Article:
Kelly Svetlichniy


Kelly Svetlichniy is an emerging 21-year-old graphic designer from the Northwest suburbs of Chicago. In May 2024, she will graduate from Bradley University with a Bachelor of Fine Arts with a concentration in Graphic Design. She began her design journey when she took her first design class as a freshman in high school. Recently, she has been exploring different mediums and has found an affinity for letterpress printing and book arts. Through her exploration of mediums, Kelly has started to combine graphic design and book arts/letterpress printing. Her dream is to become a graphic designer working with music artists to create branding for their tours.

Artist Statement

Explicit, sensitive content, restricted, blacklist. Recognize any of these? They are all forms of censorship, something we are very familiar with in this generation. People view certain words as “curse words”, but are they really bad words or just a form of expression just like art is? Sure we use them as expressions that are backed by anger but they are great modifiers for emphasis on emotion. We shouldn’t be afraid of these words especially when it comes to design. Words are just letters until you put them in a space together. The viewer interprets them as they see fit.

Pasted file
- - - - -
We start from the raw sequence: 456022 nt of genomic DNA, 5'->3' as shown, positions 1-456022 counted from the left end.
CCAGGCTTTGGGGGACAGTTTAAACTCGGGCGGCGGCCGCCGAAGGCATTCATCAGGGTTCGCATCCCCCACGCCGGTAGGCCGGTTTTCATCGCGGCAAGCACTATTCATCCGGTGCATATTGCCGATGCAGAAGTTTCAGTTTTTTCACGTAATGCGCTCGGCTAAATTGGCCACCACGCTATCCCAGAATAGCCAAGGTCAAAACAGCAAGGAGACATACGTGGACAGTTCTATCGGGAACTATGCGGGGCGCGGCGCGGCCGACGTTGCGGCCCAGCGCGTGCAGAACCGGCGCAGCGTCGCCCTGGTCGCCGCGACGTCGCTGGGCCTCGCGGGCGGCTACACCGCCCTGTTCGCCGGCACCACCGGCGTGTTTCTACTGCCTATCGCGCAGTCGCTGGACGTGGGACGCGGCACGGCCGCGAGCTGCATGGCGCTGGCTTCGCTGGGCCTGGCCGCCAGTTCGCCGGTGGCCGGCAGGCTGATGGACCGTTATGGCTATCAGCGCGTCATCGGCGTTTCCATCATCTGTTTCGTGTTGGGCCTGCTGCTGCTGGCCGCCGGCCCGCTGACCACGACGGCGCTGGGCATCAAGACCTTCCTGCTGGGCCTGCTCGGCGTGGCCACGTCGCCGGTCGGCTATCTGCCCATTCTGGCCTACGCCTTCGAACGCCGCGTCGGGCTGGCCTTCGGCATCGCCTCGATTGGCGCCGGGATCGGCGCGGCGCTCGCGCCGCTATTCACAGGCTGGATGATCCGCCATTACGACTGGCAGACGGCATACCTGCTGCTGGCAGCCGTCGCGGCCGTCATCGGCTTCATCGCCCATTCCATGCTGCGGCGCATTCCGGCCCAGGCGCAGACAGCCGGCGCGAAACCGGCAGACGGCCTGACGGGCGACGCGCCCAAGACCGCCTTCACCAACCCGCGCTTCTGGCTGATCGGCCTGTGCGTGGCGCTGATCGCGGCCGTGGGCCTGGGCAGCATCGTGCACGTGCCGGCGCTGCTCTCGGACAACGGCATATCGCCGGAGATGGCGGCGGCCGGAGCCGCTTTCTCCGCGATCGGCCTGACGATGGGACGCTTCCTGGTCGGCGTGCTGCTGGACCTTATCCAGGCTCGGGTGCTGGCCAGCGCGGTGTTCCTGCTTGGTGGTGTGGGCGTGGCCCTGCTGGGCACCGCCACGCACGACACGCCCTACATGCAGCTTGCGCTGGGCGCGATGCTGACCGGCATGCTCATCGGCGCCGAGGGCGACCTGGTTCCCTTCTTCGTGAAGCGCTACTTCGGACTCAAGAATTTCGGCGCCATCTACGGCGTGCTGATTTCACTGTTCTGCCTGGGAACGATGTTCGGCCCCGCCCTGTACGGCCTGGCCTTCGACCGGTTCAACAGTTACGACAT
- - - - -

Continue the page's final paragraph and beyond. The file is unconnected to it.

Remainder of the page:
Looking back at the origin of these words they didn’t always mean what they mean in society today. Back then they were innocent words that referred to an action, an object, or an animal. Today these words are used as nouns, verbs, adjectives, interjections, or adverbs. They are used to show excitement, sadness, happiness, anger, disappointment, as fillers, as replacements, and so on. One shouldn’t be judged for showing emotions, it should be seen as a normal part of society, a form of expression. 

My book [Restricted] emphasizes how “curse words” are just words. By using modern mediums of graphic design such as a computer for layout and past mediums of design such as letterpress printing using wood type, I want to show people that “curse words” are okay and normal. We shouldn’t be scared of them or censor them; we should embrace them as just words.